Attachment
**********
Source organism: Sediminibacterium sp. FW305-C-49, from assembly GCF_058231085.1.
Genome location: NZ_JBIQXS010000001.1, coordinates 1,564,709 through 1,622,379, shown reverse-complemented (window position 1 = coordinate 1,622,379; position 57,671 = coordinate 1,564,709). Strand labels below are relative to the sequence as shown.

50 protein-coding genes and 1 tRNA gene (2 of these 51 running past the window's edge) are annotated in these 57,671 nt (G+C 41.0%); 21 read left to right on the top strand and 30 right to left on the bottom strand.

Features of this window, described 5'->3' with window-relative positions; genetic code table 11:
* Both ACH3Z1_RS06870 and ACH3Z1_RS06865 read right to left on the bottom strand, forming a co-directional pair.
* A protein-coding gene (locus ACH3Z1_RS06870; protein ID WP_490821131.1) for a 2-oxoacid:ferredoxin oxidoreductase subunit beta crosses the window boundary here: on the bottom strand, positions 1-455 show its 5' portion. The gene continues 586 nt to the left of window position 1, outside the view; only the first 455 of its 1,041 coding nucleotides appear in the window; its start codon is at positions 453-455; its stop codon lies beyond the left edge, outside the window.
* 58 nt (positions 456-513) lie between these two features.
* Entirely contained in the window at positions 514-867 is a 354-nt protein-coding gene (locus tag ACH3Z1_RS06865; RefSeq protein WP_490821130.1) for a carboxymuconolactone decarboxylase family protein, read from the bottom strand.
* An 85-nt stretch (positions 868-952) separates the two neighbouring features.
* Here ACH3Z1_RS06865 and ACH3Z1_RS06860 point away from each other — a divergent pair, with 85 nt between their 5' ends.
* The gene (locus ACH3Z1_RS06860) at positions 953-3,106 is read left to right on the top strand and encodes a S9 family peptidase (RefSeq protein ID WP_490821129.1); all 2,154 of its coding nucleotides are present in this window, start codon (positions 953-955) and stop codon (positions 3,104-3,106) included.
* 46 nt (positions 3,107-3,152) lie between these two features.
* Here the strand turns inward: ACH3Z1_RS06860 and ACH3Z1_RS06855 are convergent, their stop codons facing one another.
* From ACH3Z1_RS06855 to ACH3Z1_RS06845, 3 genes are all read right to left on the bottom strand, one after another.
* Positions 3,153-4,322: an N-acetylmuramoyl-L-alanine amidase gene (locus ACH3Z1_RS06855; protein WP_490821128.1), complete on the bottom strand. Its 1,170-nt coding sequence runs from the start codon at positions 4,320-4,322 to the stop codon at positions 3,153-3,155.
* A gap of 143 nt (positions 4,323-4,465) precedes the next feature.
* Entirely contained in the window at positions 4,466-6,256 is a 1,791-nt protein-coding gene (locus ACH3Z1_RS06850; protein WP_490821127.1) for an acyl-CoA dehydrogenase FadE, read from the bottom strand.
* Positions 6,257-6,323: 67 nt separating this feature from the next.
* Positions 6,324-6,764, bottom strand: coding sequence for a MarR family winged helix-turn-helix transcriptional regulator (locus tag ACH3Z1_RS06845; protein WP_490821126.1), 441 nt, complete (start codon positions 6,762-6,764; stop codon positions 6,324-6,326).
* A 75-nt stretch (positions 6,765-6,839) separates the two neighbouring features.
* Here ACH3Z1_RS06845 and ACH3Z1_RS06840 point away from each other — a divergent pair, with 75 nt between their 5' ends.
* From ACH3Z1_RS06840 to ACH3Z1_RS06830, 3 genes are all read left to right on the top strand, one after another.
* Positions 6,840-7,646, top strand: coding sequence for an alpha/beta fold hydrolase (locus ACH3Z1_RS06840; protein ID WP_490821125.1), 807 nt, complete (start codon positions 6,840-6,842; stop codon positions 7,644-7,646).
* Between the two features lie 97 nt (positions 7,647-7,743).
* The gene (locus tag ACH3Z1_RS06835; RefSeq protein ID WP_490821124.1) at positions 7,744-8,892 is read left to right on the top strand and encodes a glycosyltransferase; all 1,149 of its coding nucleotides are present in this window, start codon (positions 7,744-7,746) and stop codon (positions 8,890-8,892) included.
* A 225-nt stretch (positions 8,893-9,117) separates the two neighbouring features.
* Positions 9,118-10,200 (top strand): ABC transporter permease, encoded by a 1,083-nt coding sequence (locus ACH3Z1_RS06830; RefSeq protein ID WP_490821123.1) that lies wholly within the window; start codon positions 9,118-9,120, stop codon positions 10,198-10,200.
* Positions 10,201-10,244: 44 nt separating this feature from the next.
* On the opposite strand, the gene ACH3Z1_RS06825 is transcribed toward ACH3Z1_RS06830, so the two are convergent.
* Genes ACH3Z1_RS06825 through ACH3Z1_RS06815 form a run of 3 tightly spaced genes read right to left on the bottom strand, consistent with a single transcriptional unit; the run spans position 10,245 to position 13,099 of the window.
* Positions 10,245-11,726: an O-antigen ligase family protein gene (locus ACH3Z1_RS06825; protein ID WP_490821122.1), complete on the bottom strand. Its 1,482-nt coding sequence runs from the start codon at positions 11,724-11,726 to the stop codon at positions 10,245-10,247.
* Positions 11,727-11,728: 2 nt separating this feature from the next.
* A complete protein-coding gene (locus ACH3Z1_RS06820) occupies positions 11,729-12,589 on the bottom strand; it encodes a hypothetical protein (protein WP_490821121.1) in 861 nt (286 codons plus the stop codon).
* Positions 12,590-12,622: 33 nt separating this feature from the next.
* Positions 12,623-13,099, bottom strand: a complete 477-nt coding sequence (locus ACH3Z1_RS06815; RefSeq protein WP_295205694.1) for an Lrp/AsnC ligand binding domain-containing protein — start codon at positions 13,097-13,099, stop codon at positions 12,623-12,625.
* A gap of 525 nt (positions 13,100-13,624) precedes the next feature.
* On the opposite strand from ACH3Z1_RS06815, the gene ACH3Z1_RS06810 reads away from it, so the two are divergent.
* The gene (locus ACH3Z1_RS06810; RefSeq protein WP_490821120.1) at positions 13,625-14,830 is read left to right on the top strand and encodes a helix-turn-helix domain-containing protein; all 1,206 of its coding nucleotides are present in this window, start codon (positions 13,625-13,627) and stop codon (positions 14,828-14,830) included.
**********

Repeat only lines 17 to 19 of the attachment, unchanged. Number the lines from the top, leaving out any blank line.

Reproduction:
* Entirely contained in the window at positions 4,466-6,256 is a 1,791-nt protein-coding gene (locus ACH3Z1_RS06850; protein WP_490821127.1) for an acyl-CoA dehydrogenase FadE, read from the bottom strand.
* Positions 6,257-6,323: 67 nt separating this feature from the next.
* Positions 6,324-6,764, bottom strand: coding sequence for a MarR family winged helix-turn-helix transcriptional regulator (locus tag ACH3Z1_RS06845; protein WP_490821126.1), 441 nt, complete (start codon positions 6,762-6,764; stop codon positions 6,324-6,326).